Wall Street-backed senator can’t explain why he opposes financial reform, asks reporter what’s wrong with it
Ted Kennedy’s replacement in the Senate doesn’t appear to be quite as articulate as his predecessor.
Newly minted Sen. Scott Brown (R-MA), elected to the late Kennedy’s seat in a special election, stumbled after reporters asked him why he opposed financial reform. The new legislation will take a financial toll on the nation’s largest banking institutions in an effort to forestall future financial meltdowns.
Asked by the Boston Globe how he’d like to see the bill improved, Brown fumbled — appearing not even to know what it was he wanted changed in order to garner his support.
Brown left open the possibility that he could support a compromise.
“I want to see when it’s going to come up, how it’s going to come up,” he said. “I’m always open to trying to work something through so it is truly bipartisan.”
Brown, whose vote could be critical as Democrats seek to find a GOP member to avoid a filibuster, assiduously avoided talking about specifics.
When asked what areas he thought should be fixed, he replied: “Well, what areas do you think should be fixed? I mean, you know, tell me. And then I’ll get a team and go fix it.”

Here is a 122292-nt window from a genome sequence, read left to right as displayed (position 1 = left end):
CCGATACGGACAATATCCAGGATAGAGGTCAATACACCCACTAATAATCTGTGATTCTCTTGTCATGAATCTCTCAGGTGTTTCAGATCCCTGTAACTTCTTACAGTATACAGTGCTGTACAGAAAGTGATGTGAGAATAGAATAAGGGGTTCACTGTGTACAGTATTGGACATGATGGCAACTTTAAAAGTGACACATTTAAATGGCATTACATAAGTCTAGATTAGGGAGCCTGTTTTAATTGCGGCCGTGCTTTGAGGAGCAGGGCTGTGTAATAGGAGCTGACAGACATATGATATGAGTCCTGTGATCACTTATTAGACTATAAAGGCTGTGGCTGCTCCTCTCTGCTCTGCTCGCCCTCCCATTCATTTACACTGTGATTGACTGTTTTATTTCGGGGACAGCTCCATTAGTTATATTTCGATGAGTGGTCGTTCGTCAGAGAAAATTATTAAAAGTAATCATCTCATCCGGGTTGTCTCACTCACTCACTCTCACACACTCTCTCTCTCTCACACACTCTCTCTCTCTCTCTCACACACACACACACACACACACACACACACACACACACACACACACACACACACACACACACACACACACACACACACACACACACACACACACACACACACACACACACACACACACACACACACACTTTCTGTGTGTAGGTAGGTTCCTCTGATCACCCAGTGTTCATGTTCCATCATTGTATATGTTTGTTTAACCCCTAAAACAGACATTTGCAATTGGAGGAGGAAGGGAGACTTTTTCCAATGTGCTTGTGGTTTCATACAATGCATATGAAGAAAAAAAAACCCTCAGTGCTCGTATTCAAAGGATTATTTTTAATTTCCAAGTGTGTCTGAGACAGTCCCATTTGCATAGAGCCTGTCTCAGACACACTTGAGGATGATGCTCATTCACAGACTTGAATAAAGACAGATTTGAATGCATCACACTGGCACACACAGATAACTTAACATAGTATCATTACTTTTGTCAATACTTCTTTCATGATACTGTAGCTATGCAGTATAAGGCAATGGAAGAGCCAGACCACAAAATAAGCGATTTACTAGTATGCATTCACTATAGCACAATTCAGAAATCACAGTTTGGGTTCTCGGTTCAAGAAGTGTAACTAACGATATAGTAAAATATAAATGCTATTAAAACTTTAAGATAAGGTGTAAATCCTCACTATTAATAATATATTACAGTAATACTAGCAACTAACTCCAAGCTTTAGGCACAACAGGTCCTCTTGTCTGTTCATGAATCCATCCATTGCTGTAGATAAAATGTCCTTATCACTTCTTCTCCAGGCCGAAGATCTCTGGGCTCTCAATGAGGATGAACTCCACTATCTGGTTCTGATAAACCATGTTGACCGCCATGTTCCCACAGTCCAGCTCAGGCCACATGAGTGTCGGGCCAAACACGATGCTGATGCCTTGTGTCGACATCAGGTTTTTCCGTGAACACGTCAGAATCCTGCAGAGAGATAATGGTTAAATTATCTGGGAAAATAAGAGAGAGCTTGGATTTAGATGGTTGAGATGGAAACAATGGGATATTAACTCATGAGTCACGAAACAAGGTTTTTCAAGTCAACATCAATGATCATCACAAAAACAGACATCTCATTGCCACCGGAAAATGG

Even the Globe struggled to explain Brown’s position: “He appeared to oppose the creation of a consumer protection agency within the Federal Reserve. ‘ItÃ¢â‚¬â„¢s more government, itÃ¢â‚¬â„¢s more government regulation at a time when businesses are trying just to pay their bills,’ he said. ‘Is that good? . . . If itÃ¢â‚¬â„¢s an area we need to fix, then IÃ¢â‚¬â„¢m certainly open to it. But I havenÃ¢â‚¬â„¢t heard that thatÃ¢â‚¬â„¢s the biggest thing thatÃ¢â‚¬â„¢s problematic with it.'”
Liberal bloggers immediately jumped down Brown’s throat, pointing out that he received a veritable truckload of cash from the financial services industry just before his election.
ThinkProgress, the blog of the progressive thinktank Center for American Progress, noted that their analysis found that Brown received $200,000 in campaign donations from Wall Street and business executives. $106,000 came from Wall Street executives alone.
The Chamber of Commerce, a Republican-oriented trade group, also spent $1 million on issue ads supporting Brown in the final days of his campaign, ThinkProgress noted.
Brown’s comments were first highlighted by Washington Monthly.